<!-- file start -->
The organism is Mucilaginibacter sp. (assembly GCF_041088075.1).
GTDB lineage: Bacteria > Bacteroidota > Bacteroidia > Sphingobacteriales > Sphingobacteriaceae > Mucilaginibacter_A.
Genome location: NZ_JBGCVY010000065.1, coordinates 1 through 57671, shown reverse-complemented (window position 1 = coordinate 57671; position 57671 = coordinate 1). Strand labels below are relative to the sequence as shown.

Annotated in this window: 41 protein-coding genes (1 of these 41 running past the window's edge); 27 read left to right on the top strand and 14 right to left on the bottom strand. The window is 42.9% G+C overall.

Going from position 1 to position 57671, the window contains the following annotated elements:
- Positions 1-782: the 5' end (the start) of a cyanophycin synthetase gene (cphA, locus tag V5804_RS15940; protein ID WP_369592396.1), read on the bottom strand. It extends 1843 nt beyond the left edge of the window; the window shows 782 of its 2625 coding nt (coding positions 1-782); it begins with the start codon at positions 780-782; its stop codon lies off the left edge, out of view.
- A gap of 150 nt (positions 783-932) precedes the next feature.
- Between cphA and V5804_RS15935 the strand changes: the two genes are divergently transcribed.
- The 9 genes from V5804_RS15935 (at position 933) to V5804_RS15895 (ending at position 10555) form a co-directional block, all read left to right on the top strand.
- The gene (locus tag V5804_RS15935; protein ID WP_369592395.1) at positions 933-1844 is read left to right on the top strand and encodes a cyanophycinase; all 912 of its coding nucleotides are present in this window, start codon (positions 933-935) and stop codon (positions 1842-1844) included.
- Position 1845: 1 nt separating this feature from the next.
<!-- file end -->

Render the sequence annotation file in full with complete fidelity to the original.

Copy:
The organism is Mucilaginibacter sp. (assembly GCF_041088075.1).
GTDB lineage: Bacteria > Bacteroidota > Bacteroidia > Sphingobacteriales > Sphingobacteriaceae > Mucilaginibacter_A.
Genome location: NZ_JBGCVY010000065.1, coordinates 1 through 57671, shown reverse-complemented (window position 1 = coordinate 57671; position 57671 = coordinate 1). Strand labels below are relative to the sequence as shown.

Annotated in this window: 41 protein-coding genes (1 of these 41 running past the window's edge); 27 read left to right on the top strand and 14 right to left on the bottom strand. The window is 42.9% G+C overall.

Going from position 1 to position 57671, the window contains the following annotated elements:
- Positions 1-782: the 5' end (the start) of a cyanophycin synthetase gene (cphA, locus tag V5804_RS15940; protein ID WP_369592396.1), read on the bottom strand. It extends 1843 nt beyond the left edge of the window; the window shows 782 of its 2625 coding nt (coding positions 1-782); it begins with the start codon at positions 780-782; its stop codon lies off the left edge, out of view.
- A gap of 150 nt (positions 783-932) precedes the next feature.
- Between cphA and V5804_RS15935 the strand changes: the two genes are divergently transcribed.
- The 9 genes from V5804_RS15935 (at position 933) to V5804_RS15895 (ending at position 10555) form a co-directional block, all read left to right on the top strand.
- The gene (locus tag V5804_RS15935; protein ID WP_369592395.1) at positions 933-1844 is read left to right on the top strand and encodes a cyanophycinase; all 912 of its coding nucleotides are present in this window, start codon (positions 933-935) and stop codon (positions 1842-1844) included.
- Position 1845: 1 nt separating this feature from the next.